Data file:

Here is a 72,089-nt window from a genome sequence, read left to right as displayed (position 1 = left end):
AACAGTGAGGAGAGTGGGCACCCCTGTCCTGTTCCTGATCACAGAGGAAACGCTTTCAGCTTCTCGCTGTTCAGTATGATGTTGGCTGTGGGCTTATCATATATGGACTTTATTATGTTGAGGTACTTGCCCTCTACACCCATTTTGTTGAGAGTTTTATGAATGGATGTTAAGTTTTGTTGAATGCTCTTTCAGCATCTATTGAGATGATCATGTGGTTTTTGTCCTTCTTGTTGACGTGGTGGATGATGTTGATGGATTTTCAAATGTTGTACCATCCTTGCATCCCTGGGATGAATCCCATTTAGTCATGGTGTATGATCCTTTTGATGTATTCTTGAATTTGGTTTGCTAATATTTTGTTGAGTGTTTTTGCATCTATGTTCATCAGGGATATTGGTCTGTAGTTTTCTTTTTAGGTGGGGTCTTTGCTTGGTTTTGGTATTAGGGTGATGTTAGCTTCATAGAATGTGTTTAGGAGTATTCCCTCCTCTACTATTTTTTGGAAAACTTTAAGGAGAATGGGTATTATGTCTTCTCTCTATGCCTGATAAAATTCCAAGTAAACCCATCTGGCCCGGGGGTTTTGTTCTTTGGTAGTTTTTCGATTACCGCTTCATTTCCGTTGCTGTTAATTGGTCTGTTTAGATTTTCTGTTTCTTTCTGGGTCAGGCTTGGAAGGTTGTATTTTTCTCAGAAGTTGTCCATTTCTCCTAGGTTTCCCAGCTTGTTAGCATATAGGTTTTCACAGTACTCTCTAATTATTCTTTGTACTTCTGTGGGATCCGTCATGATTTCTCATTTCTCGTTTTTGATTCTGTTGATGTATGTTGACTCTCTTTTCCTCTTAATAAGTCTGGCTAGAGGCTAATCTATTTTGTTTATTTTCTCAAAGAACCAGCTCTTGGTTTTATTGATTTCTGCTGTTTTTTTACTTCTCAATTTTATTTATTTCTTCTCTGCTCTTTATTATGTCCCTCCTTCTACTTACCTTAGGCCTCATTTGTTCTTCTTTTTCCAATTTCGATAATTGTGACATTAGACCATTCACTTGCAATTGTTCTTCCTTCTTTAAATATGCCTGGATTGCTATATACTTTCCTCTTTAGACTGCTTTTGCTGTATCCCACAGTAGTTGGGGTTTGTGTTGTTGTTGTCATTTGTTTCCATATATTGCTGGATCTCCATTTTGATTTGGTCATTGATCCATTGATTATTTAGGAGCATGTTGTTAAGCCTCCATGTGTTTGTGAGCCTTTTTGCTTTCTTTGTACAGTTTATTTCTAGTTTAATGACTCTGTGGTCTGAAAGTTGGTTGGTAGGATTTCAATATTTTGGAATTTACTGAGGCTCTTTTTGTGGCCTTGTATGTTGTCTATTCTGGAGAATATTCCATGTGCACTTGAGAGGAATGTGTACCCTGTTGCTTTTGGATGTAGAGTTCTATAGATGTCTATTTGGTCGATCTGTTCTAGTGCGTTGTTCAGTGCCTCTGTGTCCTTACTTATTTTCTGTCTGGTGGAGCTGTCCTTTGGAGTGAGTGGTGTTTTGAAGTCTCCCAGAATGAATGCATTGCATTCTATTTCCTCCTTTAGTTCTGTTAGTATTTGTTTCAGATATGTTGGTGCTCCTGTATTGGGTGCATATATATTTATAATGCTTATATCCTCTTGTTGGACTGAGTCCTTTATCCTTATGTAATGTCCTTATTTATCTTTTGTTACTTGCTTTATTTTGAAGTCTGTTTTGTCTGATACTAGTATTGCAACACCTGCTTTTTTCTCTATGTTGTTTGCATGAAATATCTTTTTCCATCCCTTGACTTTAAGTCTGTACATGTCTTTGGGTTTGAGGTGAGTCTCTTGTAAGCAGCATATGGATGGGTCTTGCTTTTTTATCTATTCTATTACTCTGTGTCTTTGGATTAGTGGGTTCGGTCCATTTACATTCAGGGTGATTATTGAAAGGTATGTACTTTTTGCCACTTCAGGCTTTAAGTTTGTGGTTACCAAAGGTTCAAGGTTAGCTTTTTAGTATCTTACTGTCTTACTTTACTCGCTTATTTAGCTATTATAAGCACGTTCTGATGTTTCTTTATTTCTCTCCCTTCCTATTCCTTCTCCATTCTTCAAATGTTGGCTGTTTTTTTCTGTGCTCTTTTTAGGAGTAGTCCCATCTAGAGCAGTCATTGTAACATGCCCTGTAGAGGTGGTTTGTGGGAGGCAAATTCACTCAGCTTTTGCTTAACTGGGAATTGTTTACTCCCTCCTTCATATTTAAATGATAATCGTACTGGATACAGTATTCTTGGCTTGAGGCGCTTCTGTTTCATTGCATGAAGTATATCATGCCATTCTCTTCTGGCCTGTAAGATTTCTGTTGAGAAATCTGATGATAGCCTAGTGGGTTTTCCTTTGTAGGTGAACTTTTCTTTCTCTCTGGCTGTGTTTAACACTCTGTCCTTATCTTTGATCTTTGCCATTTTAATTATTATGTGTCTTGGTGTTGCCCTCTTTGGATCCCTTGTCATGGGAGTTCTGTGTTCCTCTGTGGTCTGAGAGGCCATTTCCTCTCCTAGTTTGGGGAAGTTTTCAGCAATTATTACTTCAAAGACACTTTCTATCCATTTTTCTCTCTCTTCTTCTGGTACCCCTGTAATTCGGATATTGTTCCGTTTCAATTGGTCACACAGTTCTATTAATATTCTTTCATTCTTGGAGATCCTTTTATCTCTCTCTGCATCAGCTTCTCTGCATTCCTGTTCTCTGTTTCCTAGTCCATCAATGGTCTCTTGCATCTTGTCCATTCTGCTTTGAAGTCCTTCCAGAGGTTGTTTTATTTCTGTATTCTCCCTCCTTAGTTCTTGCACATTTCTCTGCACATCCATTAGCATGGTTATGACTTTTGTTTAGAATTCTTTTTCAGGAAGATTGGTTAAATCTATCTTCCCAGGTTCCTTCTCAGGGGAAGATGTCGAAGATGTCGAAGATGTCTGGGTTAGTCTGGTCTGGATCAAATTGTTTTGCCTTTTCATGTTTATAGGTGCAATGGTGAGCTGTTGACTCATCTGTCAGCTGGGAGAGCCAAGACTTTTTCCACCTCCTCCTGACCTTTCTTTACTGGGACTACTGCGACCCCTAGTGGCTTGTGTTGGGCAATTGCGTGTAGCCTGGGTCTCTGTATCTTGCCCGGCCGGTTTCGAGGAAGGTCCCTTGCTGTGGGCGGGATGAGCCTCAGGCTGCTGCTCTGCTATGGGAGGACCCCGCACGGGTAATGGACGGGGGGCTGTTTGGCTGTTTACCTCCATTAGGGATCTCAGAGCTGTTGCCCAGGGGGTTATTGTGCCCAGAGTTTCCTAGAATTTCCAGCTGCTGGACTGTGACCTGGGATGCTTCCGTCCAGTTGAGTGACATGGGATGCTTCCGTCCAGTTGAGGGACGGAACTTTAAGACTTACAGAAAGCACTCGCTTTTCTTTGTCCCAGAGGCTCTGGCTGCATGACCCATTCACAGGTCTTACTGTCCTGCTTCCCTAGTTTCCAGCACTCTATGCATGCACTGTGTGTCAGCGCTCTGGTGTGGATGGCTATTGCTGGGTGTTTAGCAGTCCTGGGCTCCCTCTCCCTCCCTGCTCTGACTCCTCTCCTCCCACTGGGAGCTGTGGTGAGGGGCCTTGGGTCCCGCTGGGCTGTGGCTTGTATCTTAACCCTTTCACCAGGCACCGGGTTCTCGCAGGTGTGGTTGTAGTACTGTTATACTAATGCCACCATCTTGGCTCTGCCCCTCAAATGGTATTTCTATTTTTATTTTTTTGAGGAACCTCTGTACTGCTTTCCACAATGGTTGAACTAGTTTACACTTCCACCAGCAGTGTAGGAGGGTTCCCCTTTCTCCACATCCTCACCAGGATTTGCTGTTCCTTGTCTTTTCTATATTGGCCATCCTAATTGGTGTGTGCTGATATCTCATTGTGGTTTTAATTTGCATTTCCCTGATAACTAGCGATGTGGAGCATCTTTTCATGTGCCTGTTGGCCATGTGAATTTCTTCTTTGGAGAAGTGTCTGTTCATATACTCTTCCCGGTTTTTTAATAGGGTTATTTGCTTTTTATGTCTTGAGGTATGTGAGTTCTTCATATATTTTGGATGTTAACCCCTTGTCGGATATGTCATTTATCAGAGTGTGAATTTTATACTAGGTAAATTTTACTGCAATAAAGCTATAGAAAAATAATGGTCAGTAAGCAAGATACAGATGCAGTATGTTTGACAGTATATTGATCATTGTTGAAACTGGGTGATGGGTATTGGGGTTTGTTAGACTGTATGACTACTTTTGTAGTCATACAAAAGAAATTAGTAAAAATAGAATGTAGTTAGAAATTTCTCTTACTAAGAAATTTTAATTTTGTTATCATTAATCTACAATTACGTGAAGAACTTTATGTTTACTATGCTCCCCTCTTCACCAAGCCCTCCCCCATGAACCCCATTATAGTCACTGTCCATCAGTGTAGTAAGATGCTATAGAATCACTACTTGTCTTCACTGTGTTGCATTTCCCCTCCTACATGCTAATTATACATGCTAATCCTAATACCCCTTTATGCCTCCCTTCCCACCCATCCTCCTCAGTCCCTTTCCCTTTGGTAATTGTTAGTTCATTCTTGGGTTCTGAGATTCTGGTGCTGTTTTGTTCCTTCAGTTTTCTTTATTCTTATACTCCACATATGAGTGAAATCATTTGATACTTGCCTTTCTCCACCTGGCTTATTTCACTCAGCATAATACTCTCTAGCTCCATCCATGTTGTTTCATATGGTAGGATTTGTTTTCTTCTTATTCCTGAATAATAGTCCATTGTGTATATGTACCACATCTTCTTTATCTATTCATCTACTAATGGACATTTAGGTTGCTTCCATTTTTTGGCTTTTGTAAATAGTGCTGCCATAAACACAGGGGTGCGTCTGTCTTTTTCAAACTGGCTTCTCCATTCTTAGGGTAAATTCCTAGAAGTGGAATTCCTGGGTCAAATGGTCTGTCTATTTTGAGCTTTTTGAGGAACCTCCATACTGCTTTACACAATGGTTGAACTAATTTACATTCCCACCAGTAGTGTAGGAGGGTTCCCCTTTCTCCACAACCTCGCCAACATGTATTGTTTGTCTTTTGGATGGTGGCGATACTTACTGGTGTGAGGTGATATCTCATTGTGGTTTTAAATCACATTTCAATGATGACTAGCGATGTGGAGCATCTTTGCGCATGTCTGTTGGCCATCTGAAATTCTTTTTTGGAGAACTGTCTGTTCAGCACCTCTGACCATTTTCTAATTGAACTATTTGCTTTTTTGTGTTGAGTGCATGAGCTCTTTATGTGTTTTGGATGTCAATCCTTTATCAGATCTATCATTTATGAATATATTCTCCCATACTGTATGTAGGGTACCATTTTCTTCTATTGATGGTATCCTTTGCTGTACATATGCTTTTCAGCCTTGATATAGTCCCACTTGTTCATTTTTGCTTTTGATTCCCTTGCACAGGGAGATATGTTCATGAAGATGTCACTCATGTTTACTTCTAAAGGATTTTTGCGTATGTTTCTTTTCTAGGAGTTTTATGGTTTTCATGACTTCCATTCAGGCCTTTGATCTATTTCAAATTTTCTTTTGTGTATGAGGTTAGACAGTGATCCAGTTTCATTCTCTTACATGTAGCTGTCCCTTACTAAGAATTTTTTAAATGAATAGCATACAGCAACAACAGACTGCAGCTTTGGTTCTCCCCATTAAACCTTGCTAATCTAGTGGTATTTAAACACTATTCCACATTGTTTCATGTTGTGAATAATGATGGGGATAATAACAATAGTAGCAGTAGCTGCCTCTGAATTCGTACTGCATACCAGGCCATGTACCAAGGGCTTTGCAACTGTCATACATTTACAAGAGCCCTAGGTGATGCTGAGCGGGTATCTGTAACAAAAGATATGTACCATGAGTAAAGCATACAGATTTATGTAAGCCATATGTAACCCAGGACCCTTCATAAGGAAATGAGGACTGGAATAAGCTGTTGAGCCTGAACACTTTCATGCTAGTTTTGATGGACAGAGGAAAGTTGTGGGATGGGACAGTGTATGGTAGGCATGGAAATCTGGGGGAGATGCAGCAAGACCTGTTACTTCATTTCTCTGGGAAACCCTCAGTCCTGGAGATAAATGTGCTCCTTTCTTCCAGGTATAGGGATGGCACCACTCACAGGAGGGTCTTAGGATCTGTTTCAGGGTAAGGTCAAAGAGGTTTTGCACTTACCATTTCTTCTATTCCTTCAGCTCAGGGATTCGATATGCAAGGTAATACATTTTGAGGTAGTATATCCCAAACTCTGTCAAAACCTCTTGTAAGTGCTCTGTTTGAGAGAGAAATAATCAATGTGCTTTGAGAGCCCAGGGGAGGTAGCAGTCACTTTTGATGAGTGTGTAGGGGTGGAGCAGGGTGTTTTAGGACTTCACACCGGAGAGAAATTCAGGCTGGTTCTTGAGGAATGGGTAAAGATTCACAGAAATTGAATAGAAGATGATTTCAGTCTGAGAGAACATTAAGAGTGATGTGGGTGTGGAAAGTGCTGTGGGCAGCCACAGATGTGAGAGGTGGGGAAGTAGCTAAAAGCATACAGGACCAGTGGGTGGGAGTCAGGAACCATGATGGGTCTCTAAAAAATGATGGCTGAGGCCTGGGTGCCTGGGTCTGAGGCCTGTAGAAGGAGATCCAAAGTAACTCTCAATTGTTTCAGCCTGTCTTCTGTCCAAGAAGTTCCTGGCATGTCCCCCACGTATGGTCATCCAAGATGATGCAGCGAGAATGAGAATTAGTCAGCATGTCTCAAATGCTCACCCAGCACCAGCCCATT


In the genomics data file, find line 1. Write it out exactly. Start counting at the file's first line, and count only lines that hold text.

Here is a 72,089-nt window from a genome sequence, read left to right as displayed (position 1 = left end):